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Study ‘crunching’ hydrogen outlook

An analysis by university engineers has provided further insight into the potential of regional areas including the Wimmera-Mallee, in the development of a green-hydrogen fuel industry.

University of NSW engineers, in ‘crunching the numbers’ on green-hydrogen production costs, have found Australia in a prime position to take advantage of developments.

In a paper published in Cell Reports Physical Science, research authors showed how different factors affected the cost of producing green hydrogen by electrolysis using a dedicated solar system without using additional power from the electricity grid.

Without using grid electricity, predominantly generated by fossil fuel, the system produces hydrogen with nearly zero emissions.



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Being free of the grid also means such systems could operate in remote locations with extensive, year-long exposure to sunlight.

Wimmera and southern Mallee leaders announced in January they were keen to explore zero-emission hydrogen generation based on wind and solar power in the region. 

Green hydrogen is created by electrolysis of water via electricity created from an environmentally benign source such as a wind or solar generator. 

The Federal Government has established a $300-million Advancing Hydrogen Fund to finance projects focused on growing a ‘clean, innovative and competitive’ hydrogen industry in Australia.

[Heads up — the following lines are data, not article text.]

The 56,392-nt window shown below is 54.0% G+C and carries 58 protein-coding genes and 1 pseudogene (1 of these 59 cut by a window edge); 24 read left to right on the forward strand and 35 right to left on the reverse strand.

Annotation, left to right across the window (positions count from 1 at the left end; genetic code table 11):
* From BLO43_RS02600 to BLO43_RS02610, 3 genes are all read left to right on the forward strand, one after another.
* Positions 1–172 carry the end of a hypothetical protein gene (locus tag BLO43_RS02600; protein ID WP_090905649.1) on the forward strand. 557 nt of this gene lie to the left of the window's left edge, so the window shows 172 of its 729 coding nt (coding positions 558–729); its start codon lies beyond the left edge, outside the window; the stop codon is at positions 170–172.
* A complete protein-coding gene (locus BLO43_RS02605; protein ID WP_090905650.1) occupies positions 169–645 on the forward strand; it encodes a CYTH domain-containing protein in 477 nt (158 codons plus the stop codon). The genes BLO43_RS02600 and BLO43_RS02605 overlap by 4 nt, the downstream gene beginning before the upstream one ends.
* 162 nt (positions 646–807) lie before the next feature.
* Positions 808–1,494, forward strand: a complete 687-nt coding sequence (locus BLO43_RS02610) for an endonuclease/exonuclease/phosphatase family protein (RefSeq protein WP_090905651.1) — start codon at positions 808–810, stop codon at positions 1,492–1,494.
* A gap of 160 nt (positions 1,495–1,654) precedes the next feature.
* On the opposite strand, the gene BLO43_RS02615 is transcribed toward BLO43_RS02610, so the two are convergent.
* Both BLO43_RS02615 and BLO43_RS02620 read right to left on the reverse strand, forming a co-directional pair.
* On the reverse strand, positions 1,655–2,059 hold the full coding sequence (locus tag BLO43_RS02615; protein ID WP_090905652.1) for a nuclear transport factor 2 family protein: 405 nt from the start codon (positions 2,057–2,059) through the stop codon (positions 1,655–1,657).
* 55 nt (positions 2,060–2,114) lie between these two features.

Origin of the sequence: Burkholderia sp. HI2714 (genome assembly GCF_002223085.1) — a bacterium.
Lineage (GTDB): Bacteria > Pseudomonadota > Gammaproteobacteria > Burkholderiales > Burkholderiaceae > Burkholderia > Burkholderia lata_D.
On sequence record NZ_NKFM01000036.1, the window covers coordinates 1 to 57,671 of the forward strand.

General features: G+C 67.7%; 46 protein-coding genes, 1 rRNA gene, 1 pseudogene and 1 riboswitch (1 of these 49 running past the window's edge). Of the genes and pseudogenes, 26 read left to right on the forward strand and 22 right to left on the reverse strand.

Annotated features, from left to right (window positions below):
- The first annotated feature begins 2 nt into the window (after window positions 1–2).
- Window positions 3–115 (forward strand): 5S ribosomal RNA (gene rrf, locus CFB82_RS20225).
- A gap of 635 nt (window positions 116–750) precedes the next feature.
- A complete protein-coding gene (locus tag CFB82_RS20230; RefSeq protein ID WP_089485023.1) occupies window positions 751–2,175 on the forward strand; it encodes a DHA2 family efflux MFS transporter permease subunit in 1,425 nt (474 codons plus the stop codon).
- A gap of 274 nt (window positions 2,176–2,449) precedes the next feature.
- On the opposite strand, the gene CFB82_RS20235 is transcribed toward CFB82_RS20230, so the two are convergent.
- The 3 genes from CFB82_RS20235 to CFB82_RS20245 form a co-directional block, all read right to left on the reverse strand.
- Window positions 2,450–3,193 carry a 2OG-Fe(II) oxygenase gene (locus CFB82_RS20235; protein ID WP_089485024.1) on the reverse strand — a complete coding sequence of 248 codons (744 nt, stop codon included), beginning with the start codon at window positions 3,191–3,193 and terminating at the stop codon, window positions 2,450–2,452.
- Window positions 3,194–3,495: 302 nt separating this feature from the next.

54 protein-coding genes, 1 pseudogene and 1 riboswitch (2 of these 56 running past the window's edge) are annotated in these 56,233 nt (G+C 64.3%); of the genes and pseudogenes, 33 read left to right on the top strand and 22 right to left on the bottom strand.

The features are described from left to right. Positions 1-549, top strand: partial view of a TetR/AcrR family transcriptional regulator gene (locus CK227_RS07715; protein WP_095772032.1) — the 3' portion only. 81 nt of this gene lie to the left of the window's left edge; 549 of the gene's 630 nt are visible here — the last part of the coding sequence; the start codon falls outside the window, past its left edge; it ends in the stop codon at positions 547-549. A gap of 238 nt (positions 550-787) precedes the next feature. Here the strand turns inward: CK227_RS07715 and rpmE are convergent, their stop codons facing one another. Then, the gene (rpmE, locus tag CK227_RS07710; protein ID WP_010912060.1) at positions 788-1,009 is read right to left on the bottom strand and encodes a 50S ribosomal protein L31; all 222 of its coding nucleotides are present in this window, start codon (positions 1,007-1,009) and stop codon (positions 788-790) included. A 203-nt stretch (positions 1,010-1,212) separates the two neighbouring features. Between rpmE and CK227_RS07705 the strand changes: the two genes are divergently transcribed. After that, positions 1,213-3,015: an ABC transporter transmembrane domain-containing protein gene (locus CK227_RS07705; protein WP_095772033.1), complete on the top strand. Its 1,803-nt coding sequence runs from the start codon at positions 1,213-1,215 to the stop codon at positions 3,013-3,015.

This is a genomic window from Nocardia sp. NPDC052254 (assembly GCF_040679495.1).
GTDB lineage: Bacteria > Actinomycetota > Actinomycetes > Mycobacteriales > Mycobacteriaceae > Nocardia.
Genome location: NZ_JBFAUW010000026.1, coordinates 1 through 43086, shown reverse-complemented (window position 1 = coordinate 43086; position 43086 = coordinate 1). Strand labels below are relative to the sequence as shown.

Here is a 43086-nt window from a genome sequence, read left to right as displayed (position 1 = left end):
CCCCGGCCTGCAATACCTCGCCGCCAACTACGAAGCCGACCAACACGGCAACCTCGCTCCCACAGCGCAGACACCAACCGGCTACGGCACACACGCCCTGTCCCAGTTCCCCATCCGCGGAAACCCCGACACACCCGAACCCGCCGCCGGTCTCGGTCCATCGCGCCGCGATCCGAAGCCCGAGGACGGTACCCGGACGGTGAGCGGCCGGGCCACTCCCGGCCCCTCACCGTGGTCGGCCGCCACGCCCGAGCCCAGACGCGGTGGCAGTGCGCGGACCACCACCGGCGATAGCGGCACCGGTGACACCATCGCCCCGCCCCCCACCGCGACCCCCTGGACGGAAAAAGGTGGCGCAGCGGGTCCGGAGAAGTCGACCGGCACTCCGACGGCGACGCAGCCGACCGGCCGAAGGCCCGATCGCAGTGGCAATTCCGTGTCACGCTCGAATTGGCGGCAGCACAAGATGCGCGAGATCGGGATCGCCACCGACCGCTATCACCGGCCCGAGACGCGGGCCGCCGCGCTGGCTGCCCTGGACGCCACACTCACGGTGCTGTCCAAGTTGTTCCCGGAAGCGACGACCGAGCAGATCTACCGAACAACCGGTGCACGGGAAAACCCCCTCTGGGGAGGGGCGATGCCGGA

The UNSW engineering research examined a range of parameters that could affect the final price of green-hydrogen energy, including the cost of electrolyser and solar photovoltaic systems, electrolyser efficiency, available sunlight and the size of the installations. Using thousands of different calculations, the researchers found the cost of green hydrogen ranged from $4.04 to $6.53. 

They said it was possible to get a lower cost with proposed scenarios approaching $3.50, at which point green hydrogen becomes competitive with fossil-fuel production.

Undergraduate Jonathon Yates built a system and cost-simulation model using weather data.

“We then saw how this would change the economics in different locations around the world where solar-powered electrolysis is being considered,” he said.

“We knew each location that would install such a system would be different – requiring different sizes and having to wear different costs of components. Combining these with weather variations means that some locations will have lower cost potential than others, which can indicate an export opportunity.”

Mr Yates pointed to Japan as an example of somewhere that did not have a great solar resource and system size might be limited.

“So there is potentially a significant cost difference when compared with the spacious regions of Australia,” he said.

Mr Yates said it was only a matter of time before green hydrogen became more economical than hydrogen produced from fossil fuel.

Wimmera Development Association executive director Chris Sounness said in May the Wimmera, a central hub where heavy vehicles criss-crossed via a variety of transport routes, was perfectly placed for development. 

“The key for us, in collaboration with the State Government, is to pinpoint opportunities so we can paint a clear picture of these opportunities to take to the Federal Government,” he said.

The entire October 7, 2020 edition of The Weekly Advertiser is available online. READ IT HERE!